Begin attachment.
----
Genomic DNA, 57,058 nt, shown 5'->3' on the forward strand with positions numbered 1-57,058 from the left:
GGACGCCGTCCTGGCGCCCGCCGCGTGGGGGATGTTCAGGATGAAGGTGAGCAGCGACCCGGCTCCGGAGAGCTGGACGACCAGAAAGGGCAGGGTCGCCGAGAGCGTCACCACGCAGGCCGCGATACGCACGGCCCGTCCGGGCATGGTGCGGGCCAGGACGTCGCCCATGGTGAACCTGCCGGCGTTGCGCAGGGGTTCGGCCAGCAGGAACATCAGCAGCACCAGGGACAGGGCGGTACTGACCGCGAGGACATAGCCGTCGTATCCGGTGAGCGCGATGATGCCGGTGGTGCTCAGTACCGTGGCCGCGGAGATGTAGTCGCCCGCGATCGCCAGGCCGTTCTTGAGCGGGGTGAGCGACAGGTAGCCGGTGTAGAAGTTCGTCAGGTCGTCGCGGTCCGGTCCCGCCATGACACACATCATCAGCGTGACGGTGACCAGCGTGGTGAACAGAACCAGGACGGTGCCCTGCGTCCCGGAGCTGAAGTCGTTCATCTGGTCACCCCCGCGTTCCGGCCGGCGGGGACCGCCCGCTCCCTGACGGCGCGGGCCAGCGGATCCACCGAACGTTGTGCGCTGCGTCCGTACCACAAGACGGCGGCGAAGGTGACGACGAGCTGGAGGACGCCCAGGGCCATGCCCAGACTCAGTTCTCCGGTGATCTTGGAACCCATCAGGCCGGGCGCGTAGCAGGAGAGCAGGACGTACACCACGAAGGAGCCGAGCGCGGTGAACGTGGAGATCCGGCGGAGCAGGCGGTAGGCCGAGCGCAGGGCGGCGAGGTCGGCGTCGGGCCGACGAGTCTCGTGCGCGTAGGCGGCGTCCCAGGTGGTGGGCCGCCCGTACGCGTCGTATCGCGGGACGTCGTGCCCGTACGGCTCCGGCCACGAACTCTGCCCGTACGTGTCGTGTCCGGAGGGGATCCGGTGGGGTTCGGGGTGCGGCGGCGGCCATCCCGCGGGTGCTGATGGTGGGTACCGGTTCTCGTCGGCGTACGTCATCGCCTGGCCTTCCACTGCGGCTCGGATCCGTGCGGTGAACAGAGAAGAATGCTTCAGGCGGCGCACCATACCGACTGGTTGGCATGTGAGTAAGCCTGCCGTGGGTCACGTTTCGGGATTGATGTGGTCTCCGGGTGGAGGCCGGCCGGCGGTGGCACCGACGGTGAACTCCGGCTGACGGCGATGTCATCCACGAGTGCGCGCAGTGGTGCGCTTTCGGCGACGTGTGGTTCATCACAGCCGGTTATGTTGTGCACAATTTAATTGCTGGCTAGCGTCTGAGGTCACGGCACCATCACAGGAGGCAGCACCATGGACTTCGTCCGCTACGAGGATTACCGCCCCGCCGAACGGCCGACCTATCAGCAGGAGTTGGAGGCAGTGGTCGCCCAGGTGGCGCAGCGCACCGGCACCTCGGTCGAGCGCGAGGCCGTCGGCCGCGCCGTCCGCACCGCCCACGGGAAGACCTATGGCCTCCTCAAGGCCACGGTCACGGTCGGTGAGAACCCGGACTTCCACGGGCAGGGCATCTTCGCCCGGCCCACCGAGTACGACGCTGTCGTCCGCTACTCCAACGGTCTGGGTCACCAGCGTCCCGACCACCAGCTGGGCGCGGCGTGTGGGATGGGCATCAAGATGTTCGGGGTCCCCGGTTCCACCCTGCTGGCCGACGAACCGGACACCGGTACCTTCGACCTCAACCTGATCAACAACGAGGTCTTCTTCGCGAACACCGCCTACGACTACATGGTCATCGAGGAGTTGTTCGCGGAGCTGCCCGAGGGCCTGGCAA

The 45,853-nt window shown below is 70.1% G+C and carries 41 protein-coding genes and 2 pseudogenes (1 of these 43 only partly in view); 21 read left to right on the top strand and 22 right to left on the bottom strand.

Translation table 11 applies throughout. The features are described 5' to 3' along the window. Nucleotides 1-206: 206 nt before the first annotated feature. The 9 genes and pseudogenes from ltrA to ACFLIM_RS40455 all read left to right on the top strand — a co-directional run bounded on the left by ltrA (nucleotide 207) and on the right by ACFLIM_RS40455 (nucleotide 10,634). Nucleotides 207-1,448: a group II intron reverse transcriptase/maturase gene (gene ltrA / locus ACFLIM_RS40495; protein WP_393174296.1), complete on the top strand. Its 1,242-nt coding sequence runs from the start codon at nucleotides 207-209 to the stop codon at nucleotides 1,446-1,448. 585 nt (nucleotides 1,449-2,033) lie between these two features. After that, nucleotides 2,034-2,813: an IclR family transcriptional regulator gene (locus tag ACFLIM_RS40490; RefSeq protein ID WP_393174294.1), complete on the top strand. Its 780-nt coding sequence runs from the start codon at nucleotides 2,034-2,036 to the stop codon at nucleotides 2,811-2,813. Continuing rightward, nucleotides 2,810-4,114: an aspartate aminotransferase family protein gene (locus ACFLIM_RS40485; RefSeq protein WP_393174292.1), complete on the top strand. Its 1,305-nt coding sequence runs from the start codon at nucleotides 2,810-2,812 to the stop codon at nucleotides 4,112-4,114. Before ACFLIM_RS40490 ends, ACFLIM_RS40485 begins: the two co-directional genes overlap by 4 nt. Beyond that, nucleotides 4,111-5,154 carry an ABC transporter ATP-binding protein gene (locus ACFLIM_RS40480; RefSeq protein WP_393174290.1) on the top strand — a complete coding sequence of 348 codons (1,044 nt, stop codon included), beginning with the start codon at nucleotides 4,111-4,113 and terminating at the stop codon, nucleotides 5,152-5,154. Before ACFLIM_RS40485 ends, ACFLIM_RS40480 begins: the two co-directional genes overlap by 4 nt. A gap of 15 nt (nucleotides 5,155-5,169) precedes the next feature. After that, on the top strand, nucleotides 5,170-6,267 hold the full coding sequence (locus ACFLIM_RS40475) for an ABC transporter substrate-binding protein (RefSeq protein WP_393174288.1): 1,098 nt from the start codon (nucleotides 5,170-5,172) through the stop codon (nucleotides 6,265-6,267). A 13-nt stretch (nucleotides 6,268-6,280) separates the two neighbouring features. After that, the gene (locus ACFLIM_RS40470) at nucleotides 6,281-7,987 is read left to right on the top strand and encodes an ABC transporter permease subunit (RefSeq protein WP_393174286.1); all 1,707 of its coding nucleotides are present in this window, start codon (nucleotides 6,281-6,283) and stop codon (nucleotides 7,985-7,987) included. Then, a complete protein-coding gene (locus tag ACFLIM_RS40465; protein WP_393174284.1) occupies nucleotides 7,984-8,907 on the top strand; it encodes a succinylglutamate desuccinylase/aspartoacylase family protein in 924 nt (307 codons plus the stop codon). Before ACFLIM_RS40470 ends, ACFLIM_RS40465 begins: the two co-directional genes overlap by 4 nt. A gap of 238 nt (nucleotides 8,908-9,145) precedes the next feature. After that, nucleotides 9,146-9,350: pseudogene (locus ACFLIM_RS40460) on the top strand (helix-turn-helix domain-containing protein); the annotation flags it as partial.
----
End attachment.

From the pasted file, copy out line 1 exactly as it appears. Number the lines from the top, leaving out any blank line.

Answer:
Genomic DNA, 57,058 nt, shown 5'->3' on the forward strand with positions numbered 1-57,058 from the left: